Glee’s Best Musical Numbers, From Lady Gaga to Amy Winehouse

From Sue Sylvester’s hilarious remake of “Physical” to “Bad Romance” with seven Lady Gaga wannabes, WATCH VIDEO of the best musical numbers from the hit TV show’s first season.

Don't Stop Believin'

We were irrevocably hooked on Glee when the fantastic pilot episode was capped off with a heartfelt and evocative performance of Journey's "Don't Stop Believin'"—still one of the show's best and most evocative performances. Shortly after the pilot aired in May 2009, a recording of the Glee version of the song made its debut at No. 4 on the Billboard Hot 100 chart.


In the pilot, the Glee kids met their rivals, Vocal Adrenaline, who set the bar high with their precisely choreographed cover of Amy Winehouse's "Rehab."

Bad Romance

Lady Gaga covers are super hot right now, so it was no surprise when Glee got in on the action. What was surprising was how much they rocked it out—and how much glitter they used.

Don't Stop Believin' (Reprise)

In the season finale, New Directions got back in touch with their roots, performing Journey's "Don't Stop Believin'" at regionals. This version had more performers, better costumes, a better musical arrangement...and the same wonderful heart as the original.

Keep Holding On

Kleenex alert! Glee showed it could mix high emotion with theatricality in this touching performance of Avril Lavigne's "Keep Holding On," after the revelation that queen bee cheerleader Quinn (Dianna Agron) was pregnant.

Proud Mary

New Directions took "rolling on the river" literally in this wheelchair-enhanced cover of the Tina Turner-version of Creedence Clearwater Revival's "Proud Mary," in honor of wheelchair-bound character Artie (Kevin McHale).

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Bust Your Windows

Mercedes (Amber Riley) killed in her first solo outing, a blistering cover of Jazmine Sullivan's "Bust Your Windows" that was guaranteed to make you think twice before messing with her.

Young Girl / Don't Stand So Close to Me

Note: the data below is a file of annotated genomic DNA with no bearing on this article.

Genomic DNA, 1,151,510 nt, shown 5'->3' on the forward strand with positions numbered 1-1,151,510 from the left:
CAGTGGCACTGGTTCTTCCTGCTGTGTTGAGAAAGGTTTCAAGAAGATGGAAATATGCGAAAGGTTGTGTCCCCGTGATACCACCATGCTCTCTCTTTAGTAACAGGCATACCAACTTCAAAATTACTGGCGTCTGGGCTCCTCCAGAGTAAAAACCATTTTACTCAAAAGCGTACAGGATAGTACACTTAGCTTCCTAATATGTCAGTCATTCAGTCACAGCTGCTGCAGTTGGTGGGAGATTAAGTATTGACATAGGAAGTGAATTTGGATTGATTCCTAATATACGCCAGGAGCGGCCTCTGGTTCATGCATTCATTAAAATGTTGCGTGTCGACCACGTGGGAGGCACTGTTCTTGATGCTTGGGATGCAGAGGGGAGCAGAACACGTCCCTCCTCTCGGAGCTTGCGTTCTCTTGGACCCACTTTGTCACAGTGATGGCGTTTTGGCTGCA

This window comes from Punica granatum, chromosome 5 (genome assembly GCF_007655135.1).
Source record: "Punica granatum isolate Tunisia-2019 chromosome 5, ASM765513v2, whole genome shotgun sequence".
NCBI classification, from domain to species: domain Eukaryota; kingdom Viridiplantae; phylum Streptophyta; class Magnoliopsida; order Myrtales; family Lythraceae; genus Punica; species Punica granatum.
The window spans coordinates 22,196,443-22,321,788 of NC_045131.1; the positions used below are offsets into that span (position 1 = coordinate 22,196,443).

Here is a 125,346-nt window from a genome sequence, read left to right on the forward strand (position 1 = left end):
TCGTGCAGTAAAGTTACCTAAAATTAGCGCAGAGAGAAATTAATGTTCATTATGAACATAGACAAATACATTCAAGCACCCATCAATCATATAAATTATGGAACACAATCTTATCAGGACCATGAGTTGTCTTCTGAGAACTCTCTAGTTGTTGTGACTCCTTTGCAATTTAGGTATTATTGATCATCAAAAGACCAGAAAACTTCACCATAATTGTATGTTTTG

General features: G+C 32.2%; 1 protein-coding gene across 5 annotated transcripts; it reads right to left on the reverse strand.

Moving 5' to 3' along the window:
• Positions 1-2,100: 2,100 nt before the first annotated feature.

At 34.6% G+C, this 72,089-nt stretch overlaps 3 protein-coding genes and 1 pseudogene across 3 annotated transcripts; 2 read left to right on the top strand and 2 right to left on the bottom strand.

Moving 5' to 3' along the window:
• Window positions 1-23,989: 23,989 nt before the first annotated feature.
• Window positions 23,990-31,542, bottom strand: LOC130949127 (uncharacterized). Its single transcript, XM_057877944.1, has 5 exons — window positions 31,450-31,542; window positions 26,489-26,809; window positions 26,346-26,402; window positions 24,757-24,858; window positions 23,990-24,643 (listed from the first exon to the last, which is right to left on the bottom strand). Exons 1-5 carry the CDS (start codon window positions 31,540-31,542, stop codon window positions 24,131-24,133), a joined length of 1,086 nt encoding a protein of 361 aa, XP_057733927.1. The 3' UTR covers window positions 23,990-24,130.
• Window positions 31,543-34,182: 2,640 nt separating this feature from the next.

Will Schuester (Matthew Morrison) mashed up "Young Girl" by Gary Puckett and the Union Gap and "Don't Stand So Close to Me" by The Police in an effort to sway Rachel (Lea Michele) away from crushing on him. It, um, didn't help. Singing all sexylike? Not good for turning the ladies off.


The Madonna episode's frame-by-frame remake of the "Vogue" music video got a lot of media attention, but it was nothing compared to the hilarious remake of Olivia Newton-John's "Physical," starring the England-born, Australia-raised songstress as herself and Jane Lynch as tracksuit enthusiast Sue Sylvester.


Van Halen's "Jump" finally got what it was always missing—a metric ton of mattresses—when the New Directions kids filmed a local commercial.

Dream On

We're just gonna come right out and say it—Neil Patrick Harris can do no wrong. The delightful triple threat elevates any TV show, movie, or musical he's in, and Glee was no exception, as he rocked out on an ultra-competitive duet of Aerosmith's "Dream On" with Matthew Morrison.


Kleenex alert, Part 2: New Directions teamed up with a deaf glee club for a cover of John Lennon's "Imagine" that was wonderfully supplemented with an American Sign Language translation of the lyrics.

It's a Man's, Man's, Man's World

Quinn (Dianna Agron) rounded up a bevy of other single mothers-to-be for a soulful indictment of the way women are treated in this man's man's man's world by turning the James Brown song on its head.

Like a Virgin

The much anticipated (by us, anyway) Madonna-themed episode did not disappoint, and our hands-down favorite number was the very hands- on "Like a Virgin," which saw three of the characters contemplating cashing in their v-cards. Madge would be so proud!

I Dreamed a Dream

Kleenex alert, Part 3: Rachel (Lea Michele) imagines the birth mother she never knew… who turned out to be none other than the coach of rival glee club Vocal Adrenaline (Broadway vet Idina Menzel).

The Lady Is a Tramp

Puck (Mark Salling) and Mercedes (Amber Riley) kicked it old school with a swinging rendition of the 1937 Rodgers and Hart show-tune classic "The Lady Is a Tramp." Fingers crossed this kicks off a resurgence of fedoras.

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